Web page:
The things about Bit is that the shared code doesn’t actually live in it’s own separate repo, and no other services are coupled to that repo or its development. Instead, you can think of it as “manged copy-pasting” — where you can keep multiple instances of the code in different services, while Bit will track and sync changes between them (depending on your own update strategy). So- no coupling between services and they are not tied to any external library.
We used Bit to seamlessly isolate our
express/user-auth middleware directly from its source repository and share it to the cloud as a usable component.
From there, use install it as a package with NPM in different services such as
organizations and a few others.
Now comes the really awesome part: When we need to change this components, we can simply use Bit to import the code itself into any of these repositories, make the changes, and sync the update across our codebase.
We use Bit’s cloud hub to organize all our components into collections (called Scopes) that can sync changes between our services, and also make our components available to our entire team to find, use and develop.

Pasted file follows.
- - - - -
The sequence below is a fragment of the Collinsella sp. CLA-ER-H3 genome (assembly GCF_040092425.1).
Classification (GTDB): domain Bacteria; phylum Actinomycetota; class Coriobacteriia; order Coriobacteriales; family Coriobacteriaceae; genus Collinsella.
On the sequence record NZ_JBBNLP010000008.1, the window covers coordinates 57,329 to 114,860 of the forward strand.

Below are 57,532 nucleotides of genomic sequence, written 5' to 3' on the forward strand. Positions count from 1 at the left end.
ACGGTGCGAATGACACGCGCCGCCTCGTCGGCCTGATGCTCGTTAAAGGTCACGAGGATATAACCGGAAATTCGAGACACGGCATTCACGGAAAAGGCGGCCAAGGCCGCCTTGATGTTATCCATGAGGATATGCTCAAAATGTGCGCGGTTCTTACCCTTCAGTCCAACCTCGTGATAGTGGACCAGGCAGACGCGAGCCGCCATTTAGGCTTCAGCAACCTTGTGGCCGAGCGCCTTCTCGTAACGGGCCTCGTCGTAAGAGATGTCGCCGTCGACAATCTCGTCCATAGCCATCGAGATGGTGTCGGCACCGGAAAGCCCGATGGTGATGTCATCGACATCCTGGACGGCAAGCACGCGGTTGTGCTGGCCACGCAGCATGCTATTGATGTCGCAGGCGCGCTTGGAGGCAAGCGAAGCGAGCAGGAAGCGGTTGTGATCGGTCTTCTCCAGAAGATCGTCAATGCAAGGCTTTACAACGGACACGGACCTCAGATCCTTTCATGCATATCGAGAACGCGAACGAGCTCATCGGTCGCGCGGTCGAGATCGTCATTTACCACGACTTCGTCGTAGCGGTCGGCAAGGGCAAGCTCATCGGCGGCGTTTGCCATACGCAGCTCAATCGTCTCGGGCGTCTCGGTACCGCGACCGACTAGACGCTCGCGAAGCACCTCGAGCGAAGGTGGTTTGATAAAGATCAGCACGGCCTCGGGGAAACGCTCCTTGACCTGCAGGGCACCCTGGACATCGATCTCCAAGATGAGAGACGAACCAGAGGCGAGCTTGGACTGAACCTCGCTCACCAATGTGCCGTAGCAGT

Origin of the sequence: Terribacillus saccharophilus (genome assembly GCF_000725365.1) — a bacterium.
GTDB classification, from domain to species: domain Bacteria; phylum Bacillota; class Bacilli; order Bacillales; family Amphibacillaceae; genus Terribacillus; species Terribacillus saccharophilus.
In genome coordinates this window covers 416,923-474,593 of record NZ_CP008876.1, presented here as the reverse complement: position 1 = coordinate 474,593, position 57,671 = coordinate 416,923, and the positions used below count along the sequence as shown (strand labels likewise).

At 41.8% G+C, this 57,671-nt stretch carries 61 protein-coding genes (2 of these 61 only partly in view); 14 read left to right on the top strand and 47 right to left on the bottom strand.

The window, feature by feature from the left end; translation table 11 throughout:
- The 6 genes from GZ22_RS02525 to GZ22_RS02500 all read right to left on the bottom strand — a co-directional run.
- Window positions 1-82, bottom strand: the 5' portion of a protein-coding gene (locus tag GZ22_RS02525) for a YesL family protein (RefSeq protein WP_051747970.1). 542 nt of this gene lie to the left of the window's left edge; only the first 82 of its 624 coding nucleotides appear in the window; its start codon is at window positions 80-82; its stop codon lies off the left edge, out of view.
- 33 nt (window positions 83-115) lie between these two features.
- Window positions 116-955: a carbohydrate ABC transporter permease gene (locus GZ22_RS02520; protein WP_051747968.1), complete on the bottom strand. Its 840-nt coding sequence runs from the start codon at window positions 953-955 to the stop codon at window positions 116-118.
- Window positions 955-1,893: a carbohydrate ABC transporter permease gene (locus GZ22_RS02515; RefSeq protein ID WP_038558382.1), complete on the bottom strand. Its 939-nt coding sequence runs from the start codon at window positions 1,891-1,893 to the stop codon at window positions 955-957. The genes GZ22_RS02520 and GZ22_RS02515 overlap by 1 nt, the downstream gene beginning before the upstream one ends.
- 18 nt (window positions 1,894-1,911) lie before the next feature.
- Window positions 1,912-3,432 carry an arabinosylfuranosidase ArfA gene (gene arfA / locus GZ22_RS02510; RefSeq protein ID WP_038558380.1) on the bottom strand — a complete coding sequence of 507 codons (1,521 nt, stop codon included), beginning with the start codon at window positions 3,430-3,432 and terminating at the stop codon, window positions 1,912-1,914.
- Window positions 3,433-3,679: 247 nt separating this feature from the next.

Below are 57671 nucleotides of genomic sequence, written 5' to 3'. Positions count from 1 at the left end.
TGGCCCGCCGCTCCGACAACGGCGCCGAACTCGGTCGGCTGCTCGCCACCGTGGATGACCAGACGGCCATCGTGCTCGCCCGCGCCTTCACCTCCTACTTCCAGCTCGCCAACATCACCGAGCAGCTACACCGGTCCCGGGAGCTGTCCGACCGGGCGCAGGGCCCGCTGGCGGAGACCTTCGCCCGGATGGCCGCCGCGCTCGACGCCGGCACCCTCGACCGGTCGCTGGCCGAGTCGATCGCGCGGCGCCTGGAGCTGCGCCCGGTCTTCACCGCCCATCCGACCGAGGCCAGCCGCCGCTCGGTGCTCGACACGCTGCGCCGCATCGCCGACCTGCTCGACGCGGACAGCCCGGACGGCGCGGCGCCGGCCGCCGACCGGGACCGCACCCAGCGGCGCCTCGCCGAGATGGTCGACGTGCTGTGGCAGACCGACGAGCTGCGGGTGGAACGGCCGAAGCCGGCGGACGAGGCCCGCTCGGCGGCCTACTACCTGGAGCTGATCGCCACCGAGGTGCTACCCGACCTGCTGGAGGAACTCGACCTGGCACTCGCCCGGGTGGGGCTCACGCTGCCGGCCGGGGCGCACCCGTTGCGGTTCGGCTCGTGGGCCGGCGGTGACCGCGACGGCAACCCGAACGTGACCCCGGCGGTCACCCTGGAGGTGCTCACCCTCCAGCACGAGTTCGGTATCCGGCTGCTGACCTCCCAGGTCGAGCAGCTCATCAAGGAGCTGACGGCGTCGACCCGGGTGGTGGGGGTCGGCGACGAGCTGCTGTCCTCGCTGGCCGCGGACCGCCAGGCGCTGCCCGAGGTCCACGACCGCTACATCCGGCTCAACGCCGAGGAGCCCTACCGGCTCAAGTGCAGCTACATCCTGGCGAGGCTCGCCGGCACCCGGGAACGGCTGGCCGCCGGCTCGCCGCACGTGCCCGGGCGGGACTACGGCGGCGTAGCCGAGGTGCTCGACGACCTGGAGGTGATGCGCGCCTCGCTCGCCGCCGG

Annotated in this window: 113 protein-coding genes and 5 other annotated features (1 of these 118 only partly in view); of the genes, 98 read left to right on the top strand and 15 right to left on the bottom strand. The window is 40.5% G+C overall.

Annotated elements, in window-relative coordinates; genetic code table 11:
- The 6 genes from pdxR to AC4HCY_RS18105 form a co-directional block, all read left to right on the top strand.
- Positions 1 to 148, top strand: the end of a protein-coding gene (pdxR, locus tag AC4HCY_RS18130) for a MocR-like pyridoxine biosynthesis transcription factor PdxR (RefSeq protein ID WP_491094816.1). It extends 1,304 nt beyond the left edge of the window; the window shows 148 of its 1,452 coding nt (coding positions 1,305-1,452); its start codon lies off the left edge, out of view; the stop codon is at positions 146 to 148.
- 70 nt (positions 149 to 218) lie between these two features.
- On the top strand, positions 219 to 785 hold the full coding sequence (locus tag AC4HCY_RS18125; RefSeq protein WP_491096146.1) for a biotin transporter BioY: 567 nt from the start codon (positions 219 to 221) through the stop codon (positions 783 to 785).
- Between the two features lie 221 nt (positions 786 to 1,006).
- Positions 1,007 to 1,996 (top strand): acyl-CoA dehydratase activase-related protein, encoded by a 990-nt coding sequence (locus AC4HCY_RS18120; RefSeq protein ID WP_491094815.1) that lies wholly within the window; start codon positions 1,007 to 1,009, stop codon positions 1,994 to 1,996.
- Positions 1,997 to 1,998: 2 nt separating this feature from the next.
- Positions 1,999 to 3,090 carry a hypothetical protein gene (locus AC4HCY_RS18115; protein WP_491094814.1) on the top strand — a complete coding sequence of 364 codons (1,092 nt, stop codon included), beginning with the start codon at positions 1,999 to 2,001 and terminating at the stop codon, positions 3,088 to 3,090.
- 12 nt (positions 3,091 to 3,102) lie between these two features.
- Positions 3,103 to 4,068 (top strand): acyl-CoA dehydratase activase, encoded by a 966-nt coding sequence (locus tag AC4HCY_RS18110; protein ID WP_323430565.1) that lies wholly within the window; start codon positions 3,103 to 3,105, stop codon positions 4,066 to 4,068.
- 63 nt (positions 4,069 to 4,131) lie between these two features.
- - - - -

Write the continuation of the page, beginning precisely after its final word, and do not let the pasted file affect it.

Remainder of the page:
This distributed workflow eliminates the coupling that shared-libs would create, and enable us to “manage our copy-pastes” between micro-services.
Well, first of all, publishing 250 or even 30 packages to NPM would require maintaining and making changes to 30 more repositories.
Even if we ignore the publish overhead itself, we find it much simpler to not keep dozens of extra repositories, but rather isolate components and share them directly between repos and projects (more about isolation and dependencies with Bit).
Second, we can make changes to the code from any of these repositories. Meaning, any team member can import the component’s source code into any of these repos, make changes, and Bit will be able to track and sync these changes across repositories.